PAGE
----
One those was at the Masters, where he was tied with Fred Couples at the midway point at Augusta National only to close with a pair of 75s. At least he was there, though, just like he was at the PGA last year, and Dufner knows he's playing well enough to get it done.

So forget the sports psychology book that well-meaning friend sent to Dufner last week. You're more likely to find him enjoying a meal at Dragos or Brennans Saturday night than obsessing over the possibilities Sunday brings.

"Obviously you're going to have some thoughts about winning tournaments when you're in a position like this, what your expectations might be, how you're going to respond tomorrow when you step on that first tee but for me, usually when the day is over, I'm done with it," Dufner said.

Sunday's warm-up session? Now, that's another story. The first two or three holes, too. "You kind of get a little anxious and have some thoughts as to how the day is going to go," admitted Dufner, who never seems to show the emotions that teem inside.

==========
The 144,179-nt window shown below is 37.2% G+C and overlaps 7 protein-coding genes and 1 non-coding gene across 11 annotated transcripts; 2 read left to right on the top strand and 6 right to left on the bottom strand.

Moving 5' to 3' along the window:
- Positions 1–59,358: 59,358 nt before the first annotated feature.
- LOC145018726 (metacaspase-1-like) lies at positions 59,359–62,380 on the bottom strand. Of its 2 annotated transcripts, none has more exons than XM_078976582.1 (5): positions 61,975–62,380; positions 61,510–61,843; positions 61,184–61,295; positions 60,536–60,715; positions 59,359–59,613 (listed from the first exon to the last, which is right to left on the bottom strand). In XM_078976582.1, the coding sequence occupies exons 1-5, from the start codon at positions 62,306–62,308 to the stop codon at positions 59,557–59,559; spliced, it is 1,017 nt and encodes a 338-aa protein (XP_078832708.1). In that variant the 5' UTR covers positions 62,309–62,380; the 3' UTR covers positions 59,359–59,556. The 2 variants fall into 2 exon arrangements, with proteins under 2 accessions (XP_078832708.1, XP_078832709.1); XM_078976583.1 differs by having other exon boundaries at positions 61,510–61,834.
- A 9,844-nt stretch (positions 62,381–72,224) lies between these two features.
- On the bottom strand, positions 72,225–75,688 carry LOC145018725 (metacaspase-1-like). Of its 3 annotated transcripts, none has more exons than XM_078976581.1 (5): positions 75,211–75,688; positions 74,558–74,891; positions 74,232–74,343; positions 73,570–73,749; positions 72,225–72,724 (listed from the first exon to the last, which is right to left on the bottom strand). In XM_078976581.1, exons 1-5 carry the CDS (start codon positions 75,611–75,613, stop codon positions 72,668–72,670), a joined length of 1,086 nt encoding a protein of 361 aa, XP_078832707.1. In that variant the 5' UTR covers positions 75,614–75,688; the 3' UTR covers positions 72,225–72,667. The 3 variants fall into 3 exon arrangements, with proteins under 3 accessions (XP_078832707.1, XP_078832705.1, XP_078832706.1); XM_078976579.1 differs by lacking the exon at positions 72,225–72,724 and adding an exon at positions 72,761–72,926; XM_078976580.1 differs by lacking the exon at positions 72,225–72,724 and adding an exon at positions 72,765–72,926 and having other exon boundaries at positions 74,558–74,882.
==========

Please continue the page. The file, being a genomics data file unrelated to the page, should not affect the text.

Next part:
Considering that he has birdied his first hole twice this week and the second hole once, though, those nerves may evaporate quickly. But even after the promise born of three good rounds, Dufner is trying not to get ahead of himself.

"Obviously I know that I hadn't played as well as I would like on the weekends, try to identify some of the reasons why and try to implement some of those tomorrow," he said. "I could give you a better idea tomorrow after the round how that goes. We'll just go from there."